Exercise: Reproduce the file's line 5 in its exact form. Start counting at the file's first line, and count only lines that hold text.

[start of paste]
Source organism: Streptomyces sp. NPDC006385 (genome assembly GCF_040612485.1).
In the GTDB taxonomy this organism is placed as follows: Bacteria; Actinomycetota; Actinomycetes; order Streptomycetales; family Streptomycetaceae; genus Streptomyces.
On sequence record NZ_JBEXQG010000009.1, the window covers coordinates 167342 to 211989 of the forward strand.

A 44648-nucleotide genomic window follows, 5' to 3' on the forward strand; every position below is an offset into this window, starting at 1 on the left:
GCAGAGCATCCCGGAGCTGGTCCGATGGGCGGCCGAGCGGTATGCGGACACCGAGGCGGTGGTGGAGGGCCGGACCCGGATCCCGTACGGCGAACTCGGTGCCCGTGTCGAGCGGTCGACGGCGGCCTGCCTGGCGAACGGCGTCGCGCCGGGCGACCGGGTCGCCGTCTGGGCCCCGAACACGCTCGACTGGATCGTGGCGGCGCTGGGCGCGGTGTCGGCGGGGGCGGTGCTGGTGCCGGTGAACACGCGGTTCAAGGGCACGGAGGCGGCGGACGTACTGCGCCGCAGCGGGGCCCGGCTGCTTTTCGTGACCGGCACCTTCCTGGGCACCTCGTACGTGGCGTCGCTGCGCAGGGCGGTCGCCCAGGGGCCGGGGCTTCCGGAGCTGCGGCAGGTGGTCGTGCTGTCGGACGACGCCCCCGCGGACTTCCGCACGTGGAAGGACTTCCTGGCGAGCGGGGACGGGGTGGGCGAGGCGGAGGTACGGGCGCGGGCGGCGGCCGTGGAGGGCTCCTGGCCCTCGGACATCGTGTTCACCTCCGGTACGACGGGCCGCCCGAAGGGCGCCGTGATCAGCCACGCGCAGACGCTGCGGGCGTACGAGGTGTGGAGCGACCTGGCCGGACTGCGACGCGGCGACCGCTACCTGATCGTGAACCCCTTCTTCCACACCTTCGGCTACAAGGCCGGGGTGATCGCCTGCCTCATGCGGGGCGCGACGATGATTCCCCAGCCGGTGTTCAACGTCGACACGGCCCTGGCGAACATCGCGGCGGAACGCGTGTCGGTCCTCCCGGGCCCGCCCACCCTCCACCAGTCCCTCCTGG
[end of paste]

GCAGAGCATCCCGGAGCTGGTCCGATGGGCGGCCGAGCGGTATGCGGACACCGAGGCGGTGGTGGAGGGCCGGACCCGGATCCCGTACGGCGAACTCGGTGCCCGTGTCGAGCGGTCGACGGCGGCCTGCCTGGCGAACGGCGTCGCGCCGGGCGACCGGGTCGCCGTCTGGGCCCCGAACACGCTCGACTGGATCGTGGCGGCGCTGGGCGCGGTGTCGGCGGGGGCGGTGCTGGTGCCGGTGAACACGCGGTTCAAGGGCACGGAGGCGGCGGACGTACTGCGCCGCAGCGGGGCCCGGCTGCTTTTCGTGACCGGCACCTTCCTGGGCACCTCGTACGTGGCGTCGCTGCGCAGGGCGGTCGCCCAGGGGCCGGGGCTTCCGGAGCTGCGGCAGGTGGTCGTGCTGTCGGACGACGCCCCCGCGGACTTCCGCACGTGGAAGGACTTCCTGGCGAGCGGGGACGGGGTGGGCGAGGCGGAGGTACGGGCGCGGGCGGCGGCCGTGGAGGGCTCCTGGCCCTCGGACATCGTGTTCACCTCCGGTACGACGGGCCGCCCGAAGGGCGCCGTGATCAGCCACGCGCAGACGCTGCGGGCGTACGAGGTGTGGAGCGACCTGGCCGGACTGCGACGCGGCGACCGCTACCTGATCGTGAACCCCTTCTTCCACACCTTCGGCTACAAGGCCGGGGTGATCGCCTGCCTCATGCGGGGCGCGACGATGATTCCCCAGCCGGTGTTCAACGTCGACACGGCCCTGGCGAACATCGCGGCGGAACGCGTGTCGGTCCTCCCGGGCCCGCCCACCCTCCACCAGTCCCTCCTGG